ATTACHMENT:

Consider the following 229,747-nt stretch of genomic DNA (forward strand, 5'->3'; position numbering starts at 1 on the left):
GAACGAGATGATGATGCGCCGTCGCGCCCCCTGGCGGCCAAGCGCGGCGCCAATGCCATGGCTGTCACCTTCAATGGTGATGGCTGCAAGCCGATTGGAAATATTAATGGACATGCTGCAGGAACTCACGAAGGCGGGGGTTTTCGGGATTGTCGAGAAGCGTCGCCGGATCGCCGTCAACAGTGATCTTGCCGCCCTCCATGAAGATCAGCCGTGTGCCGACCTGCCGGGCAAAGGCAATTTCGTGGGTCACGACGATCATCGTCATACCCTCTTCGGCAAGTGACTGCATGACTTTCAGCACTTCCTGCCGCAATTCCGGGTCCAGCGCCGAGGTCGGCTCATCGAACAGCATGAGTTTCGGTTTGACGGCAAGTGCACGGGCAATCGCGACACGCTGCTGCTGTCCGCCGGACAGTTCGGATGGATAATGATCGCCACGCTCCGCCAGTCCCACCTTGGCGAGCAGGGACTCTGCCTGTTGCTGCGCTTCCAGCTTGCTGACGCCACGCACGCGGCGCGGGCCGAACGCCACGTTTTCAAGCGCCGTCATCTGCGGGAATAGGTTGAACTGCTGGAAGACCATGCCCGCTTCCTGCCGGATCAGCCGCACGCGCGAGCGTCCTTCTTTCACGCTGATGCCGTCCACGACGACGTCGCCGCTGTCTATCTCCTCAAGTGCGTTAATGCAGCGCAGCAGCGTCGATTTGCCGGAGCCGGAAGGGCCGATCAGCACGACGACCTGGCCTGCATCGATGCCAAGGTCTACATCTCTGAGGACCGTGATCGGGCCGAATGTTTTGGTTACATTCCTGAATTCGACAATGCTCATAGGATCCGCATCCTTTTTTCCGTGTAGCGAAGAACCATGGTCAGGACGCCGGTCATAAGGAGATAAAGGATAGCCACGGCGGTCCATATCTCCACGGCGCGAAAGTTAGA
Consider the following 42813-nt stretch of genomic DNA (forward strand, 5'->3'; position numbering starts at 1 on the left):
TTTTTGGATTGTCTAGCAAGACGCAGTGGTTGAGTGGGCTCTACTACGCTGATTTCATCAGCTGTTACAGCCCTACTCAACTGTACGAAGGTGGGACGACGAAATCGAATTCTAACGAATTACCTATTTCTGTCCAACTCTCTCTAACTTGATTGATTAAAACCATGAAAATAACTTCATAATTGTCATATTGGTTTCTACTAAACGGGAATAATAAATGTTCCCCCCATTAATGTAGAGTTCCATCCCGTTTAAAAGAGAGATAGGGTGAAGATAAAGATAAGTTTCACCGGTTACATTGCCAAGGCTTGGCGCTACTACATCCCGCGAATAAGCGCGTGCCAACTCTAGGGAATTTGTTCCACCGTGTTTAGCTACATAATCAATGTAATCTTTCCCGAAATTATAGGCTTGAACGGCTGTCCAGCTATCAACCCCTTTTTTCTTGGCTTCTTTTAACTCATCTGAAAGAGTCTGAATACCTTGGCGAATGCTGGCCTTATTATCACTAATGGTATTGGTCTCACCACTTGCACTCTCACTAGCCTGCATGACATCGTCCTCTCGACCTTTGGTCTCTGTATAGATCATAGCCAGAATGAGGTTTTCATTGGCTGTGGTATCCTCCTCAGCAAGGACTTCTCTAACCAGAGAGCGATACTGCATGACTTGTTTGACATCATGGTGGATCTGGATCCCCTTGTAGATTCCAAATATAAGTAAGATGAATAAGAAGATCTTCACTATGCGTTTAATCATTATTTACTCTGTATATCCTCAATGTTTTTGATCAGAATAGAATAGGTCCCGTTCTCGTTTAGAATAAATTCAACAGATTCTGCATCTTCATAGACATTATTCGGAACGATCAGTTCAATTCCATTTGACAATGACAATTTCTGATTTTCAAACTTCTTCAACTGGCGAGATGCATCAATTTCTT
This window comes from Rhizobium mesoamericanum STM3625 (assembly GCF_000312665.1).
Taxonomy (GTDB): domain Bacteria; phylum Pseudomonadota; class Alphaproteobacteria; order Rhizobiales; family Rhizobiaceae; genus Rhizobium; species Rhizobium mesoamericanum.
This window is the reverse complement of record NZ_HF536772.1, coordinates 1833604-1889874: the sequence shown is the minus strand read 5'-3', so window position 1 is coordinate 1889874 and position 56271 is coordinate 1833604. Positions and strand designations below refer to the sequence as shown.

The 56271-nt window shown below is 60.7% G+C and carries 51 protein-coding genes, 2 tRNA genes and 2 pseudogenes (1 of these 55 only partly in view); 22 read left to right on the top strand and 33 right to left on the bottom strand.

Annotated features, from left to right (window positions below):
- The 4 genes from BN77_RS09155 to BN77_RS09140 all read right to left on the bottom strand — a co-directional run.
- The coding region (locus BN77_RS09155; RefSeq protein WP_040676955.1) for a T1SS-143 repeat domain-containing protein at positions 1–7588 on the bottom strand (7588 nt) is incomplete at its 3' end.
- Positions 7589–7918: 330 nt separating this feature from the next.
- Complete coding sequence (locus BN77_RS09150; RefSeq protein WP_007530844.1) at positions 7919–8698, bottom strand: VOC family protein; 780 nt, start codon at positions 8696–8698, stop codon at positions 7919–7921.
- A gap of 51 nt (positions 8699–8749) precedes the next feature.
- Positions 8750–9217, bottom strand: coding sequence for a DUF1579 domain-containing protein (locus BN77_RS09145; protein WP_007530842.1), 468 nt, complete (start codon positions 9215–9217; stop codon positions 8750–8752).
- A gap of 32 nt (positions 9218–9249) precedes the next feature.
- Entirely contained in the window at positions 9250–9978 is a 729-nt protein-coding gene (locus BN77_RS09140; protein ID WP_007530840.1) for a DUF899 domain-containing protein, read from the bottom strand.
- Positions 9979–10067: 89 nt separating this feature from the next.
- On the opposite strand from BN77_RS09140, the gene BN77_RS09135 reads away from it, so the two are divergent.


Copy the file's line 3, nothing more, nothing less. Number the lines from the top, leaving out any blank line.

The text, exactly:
Consider the following 42813-nt stretch of genomic DNA (forward strand, 5'->3'; position numbering starts at 1 on the left):